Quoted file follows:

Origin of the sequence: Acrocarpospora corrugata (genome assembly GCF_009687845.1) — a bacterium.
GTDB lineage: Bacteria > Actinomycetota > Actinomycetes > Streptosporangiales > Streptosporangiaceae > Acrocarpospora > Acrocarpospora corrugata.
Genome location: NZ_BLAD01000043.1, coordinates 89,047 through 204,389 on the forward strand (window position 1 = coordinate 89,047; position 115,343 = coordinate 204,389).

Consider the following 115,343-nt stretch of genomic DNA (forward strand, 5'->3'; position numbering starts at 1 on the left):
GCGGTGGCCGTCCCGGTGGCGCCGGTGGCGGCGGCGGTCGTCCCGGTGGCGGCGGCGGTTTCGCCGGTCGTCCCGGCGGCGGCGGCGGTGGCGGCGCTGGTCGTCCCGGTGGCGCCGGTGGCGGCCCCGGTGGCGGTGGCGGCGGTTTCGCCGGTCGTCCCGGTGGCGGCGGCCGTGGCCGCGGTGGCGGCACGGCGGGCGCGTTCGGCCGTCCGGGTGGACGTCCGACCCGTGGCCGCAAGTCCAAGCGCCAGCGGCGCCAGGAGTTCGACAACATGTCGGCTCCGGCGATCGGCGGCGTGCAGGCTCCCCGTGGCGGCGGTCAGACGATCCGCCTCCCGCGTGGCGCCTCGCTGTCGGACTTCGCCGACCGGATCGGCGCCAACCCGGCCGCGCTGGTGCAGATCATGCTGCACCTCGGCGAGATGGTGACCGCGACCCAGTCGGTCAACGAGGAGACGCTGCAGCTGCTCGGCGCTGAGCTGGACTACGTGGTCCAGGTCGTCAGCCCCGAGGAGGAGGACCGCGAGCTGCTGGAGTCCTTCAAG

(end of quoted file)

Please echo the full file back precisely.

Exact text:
Origin of the sequence: Acrocarpospora corrugata (genome assembly GCF_009687845.1) — a bacterium.
GTDB lineage: Bacteria > Actinomycetota > Actinomycetes > Streptosporangiales > Streptosporangiaceae > Acrocarpospora > Acrocarpospora corrugata.
Genome location: NZ_BLAD01000043.1, coordinates 89,047 through 204,389 on the forward strand (window position 1 = coordinate 89,047; position 115,343 = coordinate 204,389).

Consider the following 115,343-nt stretch of genomic DNA (forward strand, 5'->3'; position numbering starts at 1 on the left):
GCGGTGGCCGTCCCGGTGGCGCCGGTGGCGGCGGCGGTCGTCCCGGTGGCGGCGGCGGTTTCGCCGGTCGTCCCGGCGGCGGCGGCGGTGGCGGCGCTGGTCGTCCCGGTGGCGCCGGTGGCGGCCCCGGTGGCGGTGGCGGCGGTTTCGCCGGTCGTCCCGGTGGCGGCGGCCGTGGCCGCGGTGGCGGCACGGCGGGCGCGTTCGGCCGTCCGGGTGGACGTCCGACCCGTGGCCGCAAGTCCAAGCGCCAGCGGCGCCAGGAGTTCGACAACATGTCGGCTCCGGCGATCGGCGGCGTGCAGGCTCCCCGTGGCGGCGGTCAGACGATCCGCCTCCCGCGTGGCGCCTCGCTGTCGGACTTCGCCGACCGGATCGGCGCCAACCCGGCCGCGCTGGTGCAGATCATGCTGCACCTCGGCGAGATGGTGACCGCGACCCAGTCGGTCAACGAGGAGACGCTGCAGCTGCTCGGCGCTGAGCTGGACTACGTGGTCCAGGTCGTCAGCCCCGAGGAGGAGGACCGCGAGCTGCTGGAGTCCTTCAAG